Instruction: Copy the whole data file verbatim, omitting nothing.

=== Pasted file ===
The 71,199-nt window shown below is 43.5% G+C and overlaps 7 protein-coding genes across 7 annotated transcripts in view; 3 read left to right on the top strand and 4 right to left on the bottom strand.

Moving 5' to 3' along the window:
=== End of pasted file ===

The 71,199-nt window shown below is 43.5% G+C and overlaps 7 protein-coding genes across 7 annotated transcripts in view; 3 read left to right on the top strand and 4 right to left on the bottom strand.

Moving 5' to 3' along the window: